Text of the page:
This demo piece was lurking unfinished in the flat files so I decided to play with the background. I've painted this image twice before, initially with a plain cobalt violet background and then with a deep purple/magenta background of feather shapes. I had found a roller designed for painting walls that has stars scattered over the roller and thought it might work well.
As I usually do before working on the actual painting, I tested my idea on scrap paper. I put the star roller on its handle, poured some masking fluid in a tray and rolled the stars through it, making sure they were well-coated. Then I rolled it carefully across the paper so the stars wouldn't get too distorted. After the masking dried, I brushed a simple wash across it and when that dried, removed the masking with a rubber cement pickup.
Satisfied with my experiment, I cut a frisket film for the duck and rolled a star pattern across the background. After removing the frisket, I painted Winsor violet on the background around the duck, let it dry, and then removed the masking. I painted a deep rose across the entire background and followed that with several more washes to get the color depth I wanted. Unfortunately, the end result was a bit intrusive and the color was dull, so I decided to enhance it a bit with spattered gouache.
Because I would be spattering paint with a toothbrush, I didn't have to make a water-tight seal on the duck image. I cut a piece of frisket film roughly the size of the duck and laid it in place, smoothing it out before trimming it.
With a new X-acto blade in my knife, I gently cut along the outline of the duck and removed the excess film. I pressed it down firmly with my fingers, but did not burnish it down.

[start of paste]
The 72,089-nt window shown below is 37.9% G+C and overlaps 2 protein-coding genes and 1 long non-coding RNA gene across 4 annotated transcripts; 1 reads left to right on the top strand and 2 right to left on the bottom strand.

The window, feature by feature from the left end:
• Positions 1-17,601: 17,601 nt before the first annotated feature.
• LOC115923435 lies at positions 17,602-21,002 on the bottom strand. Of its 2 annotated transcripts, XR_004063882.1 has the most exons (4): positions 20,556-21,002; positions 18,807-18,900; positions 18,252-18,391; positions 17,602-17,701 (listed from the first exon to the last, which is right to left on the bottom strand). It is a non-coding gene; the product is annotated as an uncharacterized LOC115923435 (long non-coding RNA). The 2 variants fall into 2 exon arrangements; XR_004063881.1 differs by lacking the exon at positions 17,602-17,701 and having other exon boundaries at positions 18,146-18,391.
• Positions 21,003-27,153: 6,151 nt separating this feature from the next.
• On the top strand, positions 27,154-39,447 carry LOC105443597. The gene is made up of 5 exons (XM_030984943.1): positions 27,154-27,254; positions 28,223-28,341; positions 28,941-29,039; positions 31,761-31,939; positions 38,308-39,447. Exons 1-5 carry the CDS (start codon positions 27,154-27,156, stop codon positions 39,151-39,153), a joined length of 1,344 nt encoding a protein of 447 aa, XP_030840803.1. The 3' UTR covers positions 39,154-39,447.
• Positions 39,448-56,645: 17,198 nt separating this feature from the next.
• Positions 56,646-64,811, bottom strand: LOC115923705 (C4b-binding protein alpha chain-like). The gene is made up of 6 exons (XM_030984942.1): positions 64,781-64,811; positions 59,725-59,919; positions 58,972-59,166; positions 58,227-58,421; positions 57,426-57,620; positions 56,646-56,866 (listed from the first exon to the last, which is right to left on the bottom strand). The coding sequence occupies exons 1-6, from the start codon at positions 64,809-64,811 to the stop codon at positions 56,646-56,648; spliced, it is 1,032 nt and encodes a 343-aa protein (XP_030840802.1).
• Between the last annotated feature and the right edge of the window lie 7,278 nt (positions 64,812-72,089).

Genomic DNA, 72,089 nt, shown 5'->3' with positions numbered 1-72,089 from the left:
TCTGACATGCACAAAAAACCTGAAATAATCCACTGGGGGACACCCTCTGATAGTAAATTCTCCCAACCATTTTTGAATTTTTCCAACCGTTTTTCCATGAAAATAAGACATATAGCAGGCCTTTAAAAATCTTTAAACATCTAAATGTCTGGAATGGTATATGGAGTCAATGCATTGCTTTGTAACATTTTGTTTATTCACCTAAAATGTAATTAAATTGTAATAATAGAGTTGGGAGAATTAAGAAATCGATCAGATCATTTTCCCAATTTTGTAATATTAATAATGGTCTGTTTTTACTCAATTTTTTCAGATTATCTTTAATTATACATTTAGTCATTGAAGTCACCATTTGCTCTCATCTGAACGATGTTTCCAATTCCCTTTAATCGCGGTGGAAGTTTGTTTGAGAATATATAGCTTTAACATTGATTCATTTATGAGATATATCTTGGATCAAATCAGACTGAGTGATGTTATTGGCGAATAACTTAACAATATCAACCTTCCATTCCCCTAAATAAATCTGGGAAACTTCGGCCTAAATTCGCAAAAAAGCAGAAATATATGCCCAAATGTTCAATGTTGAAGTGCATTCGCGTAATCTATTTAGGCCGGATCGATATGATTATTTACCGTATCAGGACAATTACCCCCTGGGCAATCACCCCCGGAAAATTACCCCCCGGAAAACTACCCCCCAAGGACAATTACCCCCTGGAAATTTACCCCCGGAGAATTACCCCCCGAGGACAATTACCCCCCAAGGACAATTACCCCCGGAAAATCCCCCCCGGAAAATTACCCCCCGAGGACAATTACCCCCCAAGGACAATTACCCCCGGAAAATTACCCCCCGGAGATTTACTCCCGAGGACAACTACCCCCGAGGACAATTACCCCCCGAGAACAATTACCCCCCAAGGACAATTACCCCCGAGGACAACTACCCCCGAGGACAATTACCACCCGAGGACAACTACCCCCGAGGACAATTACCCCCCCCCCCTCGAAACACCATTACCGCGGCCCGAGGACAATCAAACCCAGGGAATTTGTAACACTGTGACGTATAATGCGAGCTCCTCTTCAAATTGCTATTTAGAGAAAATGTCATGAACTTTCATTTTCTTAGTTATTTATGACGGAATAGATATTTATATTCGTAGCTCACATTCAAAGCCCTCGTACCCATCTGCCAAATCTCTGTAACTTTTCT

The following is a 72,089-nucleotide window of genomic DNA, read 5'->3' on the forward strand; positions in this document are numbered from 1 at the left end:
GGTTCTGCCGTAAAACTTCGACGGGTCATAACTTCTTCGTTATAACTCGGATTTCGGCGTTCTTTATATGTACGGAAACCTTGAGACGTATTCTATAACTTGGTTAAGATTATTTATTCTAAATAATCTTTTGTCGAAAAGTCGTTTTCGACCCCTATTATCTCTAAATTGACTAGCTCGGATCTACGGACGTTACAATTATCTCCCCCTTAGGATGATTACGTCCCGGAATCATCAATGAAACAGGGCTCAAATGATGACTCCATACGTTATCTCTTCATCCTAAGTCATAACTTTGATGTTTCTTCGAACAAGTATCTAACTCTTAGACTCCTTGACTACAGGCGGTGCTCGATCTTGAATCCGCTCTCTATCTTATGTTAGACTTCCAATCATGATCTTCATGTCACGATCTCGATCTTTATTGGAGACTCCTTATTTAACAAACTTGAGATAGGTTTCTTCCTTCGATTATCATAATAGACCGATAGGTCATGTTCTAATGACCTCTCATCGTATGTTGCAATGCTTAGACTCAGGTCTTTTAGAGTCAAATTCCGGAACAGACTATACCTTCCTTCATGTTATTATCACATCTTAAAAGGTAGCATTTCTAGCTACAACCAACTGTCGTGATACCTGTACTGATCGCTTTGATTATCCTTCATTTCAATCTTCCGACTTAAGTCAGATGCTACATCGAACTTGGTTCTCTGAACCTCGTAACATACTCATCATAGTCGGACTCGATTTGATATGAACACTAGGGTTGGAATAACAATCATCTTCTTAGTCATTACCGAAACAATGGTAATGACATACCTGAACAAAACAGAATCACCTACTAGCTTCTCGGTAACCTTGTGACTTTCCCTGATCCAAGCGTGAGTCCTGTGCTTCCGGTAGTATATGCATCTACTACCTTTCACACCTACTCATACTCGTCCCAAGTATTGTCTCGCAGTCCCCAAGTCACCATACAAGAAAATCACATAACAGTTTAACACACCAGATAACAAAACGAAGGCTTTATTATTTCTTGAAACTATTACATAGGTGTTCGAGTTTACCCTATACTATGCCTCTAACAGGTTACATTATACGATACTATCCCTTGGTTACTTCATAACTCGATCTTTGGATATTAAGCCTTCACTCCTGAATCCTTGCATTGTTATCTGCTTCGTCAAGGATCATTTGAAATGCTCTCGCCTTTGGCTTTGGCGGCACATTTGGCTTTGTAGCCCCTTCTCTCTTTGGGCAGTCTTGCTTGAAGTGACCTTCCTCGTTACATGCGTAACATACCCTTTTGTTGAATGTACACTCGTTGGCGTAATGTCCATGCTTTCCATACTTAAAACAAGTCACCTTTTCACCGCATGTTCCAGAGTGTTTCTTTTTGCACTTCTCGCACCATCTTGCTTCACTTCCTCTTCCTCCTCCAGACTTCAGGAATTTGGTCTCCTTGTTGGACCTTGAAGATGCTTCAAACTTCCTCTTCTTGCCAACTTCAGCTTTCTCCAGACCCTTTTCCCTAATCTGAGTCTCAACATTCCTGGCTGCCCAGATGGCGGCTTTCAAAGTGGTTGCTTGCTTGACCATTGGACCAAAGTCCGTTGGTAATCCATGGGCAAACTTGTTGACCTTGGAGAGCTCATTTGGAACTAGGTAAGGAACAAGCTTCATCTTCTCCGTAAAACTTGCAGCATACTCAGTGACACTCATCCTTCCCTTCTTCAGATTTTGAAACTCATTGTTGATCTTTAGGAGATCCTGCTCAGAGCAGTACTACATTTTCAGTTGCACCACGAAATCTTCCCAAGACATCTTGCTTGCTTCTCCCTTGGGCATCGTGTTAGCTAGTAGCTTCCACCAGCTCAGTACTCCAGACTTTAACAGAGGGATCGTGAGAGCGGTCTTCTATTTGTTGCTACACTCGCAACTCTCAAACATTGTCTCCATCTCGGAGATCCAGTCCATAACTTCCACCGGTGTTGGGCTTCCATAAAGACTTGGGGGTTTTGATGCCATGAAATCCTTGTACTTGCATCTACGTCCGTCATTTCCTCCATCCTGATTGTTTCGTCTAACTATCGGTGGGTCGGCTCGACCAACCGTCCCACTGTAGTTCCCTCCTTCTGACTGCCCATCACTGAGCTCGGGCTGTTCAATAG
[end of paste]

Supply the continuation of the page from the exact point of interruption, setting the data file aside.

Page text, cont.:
Using an enamel tray, I put out small dabs of gouache of a deep magenta, deep ultramarine, and permanent white. I mixed up a medium magenta and a medium blue-purple and spattered them with a flat bristle toothbrush. (Be sure to protect your work surface with newspapers!!) The size of the spatters are related to the amount of water in the paint puddle, so it takes a bit of experimenting to get the size droplets you want. Generally, the more water, the larger the droplets.
I ultimately used five or six different shades of magenta and purple, spattering until I was satisfied with the appearance of the background. (Note that, unlike watercolor which dries lighter than it appears when wet, gouache dries slightly darker.) Then I removed the frisket, pulled the masking tape off the edge of my painting, and signed it. You can see that there was a significant amount of leakage under the tape. This is not a serious problem, since I always mat my paintings, but I prefer a cleaner edge on my non-demo work. I normally use a better tape for protecting the border -- Nichiban tape -- which I discussed in this blog post a while back.
Here, once again, is the finished painting!
Dippy Duck #3
watercolor, 8" x 8"